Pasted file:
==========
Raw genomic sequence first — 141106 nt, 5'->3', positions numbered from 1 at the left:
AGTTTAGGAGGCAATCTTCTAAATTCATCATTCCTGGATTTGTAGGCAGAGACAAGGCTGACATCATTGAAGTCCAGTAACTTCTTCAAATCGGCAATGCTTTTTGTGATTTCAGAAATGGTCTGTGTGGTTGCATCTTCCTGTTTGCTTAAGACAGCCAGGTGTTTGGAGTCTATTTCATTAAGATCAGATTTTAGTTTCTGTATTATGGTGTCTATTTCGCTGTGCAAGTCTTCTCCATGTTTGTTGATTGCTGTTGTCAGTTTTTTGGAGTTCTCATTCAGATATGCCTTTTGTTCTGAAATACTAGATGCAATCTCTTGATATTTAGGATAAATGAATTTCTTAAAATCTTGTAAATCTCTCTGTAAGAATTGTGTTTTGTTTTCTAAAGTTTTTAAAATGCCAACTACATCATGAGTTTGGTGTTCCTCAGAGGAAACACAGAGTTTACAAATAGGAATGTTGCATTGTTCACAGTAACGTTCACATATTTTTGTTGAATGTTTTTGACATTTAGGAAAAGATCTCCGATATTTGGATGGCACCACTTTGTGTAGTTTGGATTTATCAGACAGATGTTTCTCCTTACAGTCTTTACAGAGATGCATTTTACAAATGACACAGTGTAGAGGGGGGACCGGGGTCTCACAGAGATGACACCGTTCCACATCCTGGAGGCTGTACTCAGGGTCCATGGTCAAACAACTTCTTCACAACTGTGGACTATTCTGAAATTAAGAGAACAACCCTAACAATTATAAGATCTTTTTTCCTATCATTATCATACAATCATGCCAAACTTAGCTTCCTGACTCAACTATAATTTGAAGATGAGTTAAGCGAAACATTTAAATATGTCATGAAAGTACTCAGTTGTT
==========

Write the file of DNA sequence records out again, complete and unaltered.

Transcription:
Raw genomic sequence first — 141106 nt, 5'->3', positions numbered from 1 at the left:
AGTTTAGGAGGCAATCTTCTAAATTCATCATTCCTGGATTTGTAGGCAGAGACAAGGCTGACATCATTGAAGTCCAGTAACTTCTTCAAATCGGCAATGCTTTTTGTGATTTCAGAAATGGTCTGTGTGGTTGCATCTTCCTGTTTGCTTAAGACAGCCAGGTGTTTGGAGTCTATTTCATTAAGATCAGATTTTAGTTTCTGTATTATGGTGTCTATTTCGCTGTGCAAGTCTTCTCCATGTTTGTTGATTGCTGTTGTCAGTTTTTTGGAGTTCTCATTCAGATATGCCTTTTGTTCTGAAATACTAGATGCAATCTCTTGATATTTAGGATAAATGAATTTCTTAAAATCTTGTAAATCTCTCTGTAAGAATTGTGTTTTGTTTTCTAAAGTTTTTAAAATGCCAACTACATCATGAGTTTGGTGTTCCTCAGAGGAAACACAGAGTTTACAAATAGGAATGTTGCATTGTTCACAGTAACGTTCACATATTTTTGTTGAATGTTTTTGACATTTAGGAAAAGATCTCCGATATTTGGATGGCACCACTTTGTGTAGTTTGGATTTATCAGACAGATGTTTCTCCTTACAGTCTTTACAGAGATGCATTTTACAAATGACACAGTGTAGAGGGGGGACCGGGGTCTCACAGAGATGACACCGTTCCACATCCTGGAGGCTGTACTCAGGGTCCATGGTCAAACAACTTCTTCACAACTGTGGACTATTCTGAAATTAAGAGAACAACCCTAACAATTATAAGATCTTTTTTCCTATCATTATCATACAATCATGCCAAACTTAGCTTCCTGACTCAACTATAATTTGAAGATGAGTTAAGCGAAACATTTAAATATGTCATGAAAGTACTCAGTTGTT